They Made Their Mark in The Year That Was : GARY TORGESON : Coach’s Legacy Is That of Winner


When Gary Torgeson lifted anchor and left Cal State Northridge five months ago, he left a legacy.

No other coach in Northridge history can match the number of victories posted by Torgeson, a former softball coach who resigned in July, less than two months after he led the Matadors to the championship game of the NCAA Women’s College World Series.

Torgeson, 52, who resigned to accept an offer to become a dean at Sacramento City College, earned 644 coaching victories at Northridge.


He won eight games in three seasons as the Northridge football coach, and 636 in 13 years as the softball coach. Torgeson, who also played football at Northridge, has been associated with the university for 30 years.

Torgeson, a 1960 graduate of Cleveland High, was a football assistant at Northridge for 13 years before he took over as head coach.

His 16-year tenure with the football program marks the longest in that sport in school history.

But softball is where Torgeson made his mark.

He coached 13 of the 17 years since Northridge began competing in softball in 1978. In nine seasons at Division II under Torgeson’s tutelage, the Matadors won four national titles and placed worse than third in the nation only once.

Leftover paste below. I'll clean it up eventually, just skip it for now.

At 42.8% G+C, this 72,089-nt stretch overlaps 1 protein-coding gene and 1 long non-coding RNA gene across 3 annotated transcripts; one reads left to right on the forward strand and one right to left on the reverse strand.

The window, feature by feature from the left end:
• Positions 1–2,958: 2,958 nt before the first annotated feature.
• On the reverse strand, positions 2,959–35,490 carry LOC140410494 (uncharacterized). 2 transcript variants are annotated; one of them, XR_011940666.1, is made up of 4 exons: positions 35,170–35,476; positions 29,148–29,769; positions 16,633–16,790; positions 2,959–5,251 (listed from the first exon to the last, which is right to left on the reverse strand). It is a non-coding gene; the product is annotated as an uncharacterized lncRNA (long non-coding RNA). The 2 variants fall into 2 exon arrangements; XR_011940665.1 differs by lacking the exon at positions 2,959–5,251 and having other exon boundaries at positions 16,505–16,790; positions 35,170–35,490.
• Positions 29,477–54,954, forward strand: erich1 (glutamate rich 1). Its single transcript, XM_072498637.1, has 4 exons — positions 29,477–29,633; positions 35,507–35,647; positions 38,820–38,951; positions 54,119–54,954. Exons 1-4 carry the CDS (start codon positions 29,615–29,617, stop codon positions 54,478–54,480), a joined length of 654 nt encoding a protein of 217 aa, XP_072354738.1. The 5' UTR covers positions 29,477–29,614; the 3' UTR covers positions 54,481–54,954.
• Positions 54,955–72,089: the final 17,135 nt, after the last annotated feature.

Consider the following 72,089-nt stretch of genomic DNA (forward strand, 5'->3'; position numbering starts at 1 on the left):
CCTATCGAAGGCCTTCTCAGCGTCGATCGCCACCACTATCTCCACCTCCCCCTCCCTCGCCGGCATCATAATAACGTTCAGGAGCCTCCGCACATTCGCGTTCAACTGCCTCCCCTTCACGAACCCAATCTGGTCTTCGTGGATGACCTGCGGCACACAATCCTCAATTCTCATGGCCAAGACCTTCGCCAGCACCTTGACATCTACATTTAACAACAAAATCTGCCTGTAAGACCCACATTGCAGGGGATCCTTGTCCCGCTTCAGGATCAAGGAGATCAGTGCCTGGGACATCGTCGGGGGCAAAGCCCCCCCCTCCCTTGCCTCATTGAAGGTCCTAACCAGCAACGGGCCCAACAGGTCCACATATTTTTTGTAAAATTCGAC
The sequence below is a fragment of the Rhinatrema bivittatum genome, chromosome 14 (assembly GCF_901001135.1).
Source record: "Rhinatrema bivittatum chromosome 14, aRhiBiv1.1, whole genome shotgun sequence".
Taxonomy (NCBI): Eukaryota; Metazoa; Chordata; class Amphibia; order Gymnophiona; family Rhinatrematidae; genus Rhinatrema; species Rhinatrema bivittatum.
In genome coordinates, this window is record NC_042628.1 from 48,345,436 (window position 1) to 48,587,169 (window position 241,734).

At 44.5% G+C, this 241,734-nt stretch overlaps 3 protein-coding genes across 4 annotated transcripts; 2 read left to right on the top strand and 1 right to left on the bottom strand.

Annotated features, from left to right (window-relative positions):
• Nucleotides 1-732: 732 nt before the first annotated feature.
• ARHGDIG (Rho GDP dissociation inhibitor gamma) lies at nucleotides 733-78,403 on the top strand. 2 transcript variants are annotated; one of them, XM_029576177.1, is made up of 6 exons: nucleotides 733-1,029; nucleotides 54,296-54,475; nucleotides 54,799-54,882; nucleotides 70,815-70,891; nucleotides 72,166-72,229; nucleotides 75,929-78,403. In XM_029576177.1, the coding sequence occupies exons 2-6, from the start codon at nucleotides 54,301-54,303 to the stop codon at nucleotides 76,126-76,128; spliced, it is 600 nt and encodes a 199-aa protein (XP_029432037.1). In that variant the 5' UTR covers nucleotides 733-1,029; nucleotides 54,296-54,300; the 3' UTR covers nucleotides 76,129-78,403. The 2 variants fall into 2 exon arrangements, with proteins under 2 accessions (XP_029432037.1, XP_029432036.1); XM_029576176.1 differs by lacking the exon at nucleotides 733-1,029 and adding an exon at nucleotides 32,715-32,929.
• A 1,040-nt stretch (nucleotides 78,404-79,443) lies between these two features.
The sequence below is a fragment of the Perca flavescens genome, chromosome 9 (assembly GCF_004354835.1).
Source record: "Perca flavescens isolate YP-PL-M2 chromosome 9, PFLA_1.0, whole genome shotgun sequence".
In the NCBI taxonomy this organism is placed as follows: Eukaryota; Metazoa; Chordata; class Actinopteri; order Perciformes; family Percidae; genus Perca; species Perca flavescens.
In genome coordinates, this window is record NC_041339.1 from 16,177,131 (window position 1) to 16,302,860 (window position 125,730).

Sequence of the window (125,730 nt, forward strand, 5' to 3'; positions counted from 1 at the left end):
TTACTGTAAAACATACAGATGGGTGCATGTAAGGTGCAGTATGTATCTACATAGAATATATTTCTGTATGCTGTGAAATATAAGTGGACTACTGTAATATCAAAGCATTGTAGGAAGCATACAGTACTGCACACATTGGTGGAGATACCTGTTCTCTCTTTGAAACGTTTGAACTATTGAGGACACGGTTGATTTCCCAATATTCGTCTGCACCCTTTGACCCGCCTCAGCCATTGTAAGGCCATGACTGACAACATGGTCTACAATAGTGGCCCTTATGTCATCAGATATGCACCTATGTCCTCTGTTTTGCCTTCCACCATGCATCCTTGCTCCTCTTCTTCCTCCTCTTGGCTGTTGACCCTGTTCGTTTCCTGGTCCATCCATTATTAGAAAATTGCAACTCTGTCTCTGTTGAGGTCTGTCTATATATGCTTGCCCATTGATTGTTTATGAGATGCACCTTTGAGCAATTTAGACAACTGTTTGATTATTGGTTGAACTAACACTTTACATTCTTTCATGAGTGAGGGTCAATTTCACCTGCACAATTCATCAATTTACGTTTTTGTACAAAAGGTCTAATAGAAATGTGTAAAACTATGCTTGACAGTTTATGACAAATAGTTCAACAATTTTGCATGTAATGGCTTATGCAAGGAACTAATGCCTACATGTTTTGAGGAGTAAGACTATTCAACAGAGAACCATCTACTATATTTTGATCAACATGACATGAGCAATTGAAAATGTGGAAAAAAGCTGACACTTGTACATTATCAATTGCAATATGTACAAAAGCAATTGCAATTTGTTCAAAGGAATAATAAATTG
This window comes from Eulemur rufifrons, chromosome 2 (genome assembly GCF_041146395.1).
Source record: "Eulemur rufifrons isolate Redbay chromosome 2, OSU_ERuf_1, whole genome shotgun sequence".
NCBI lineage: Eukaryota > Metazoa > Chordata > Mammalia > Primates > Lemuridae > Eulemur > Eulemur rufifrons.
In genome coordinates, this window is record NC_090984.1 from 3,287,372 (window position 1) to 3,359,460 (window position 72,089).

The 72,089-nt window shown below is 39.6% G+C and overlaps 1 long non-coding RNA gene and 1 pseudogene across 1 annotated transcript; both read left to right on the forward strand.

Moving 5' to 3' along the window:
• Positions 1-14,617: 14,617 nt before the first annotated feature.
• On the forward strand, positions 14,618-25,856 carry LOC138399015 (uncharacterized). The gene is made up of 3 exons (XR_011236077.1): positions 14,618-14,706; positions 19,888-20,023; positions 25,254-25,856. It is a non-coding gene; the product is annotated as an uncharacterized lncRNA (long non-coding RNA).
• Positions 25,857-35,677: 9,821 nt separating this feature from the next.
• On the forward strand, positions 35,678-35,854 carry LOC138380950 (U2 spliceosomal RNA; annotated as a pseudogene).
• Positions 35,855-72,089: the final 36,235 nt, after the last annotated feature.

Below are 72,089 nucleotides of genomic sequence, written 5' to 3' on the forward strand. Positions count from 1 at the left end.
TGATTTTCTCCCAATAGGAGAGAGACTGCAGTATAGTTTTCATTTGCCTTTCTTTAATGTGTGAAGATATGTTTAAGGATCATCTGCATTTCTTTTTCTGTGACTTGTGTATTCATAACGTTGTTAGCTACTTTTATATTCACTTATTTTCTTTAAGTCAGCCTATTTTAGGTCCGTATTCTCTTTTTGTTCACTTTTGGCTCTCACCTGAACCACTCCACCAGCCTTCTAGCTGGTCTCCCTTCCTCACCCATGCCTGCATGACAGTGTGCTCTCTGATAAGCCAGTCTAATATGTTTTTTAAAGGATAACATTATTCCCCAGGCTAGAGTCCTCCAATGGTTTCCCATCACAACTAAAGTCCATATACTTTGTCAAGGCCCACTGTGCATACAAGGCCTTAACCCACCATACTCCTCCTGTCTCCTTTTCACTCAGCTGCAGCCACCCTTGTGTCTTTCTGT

With a long list of accomplishments, Torgeson saved his best for last.

In only the fourth season since moving up from Division II, Northridge posted a 52-10 record, won its second consecutive Western Athletic Conference title and finished runner-up to Arizona for the national title.

The Matadors lost to the Wildcats, 4-0, in the championship game.

Torgeson kept the Matadors focused despite the chaos following the January earthquake.

Team members were forced to find other housing. Portable trailers surrounding the softball field served as a constant reminder of the quake, which nearly claimed the lives of pitcher Amy Windmiller and third baseman Shannon Jones.


Despite the distractions, Torgeson kept the team centered on its task.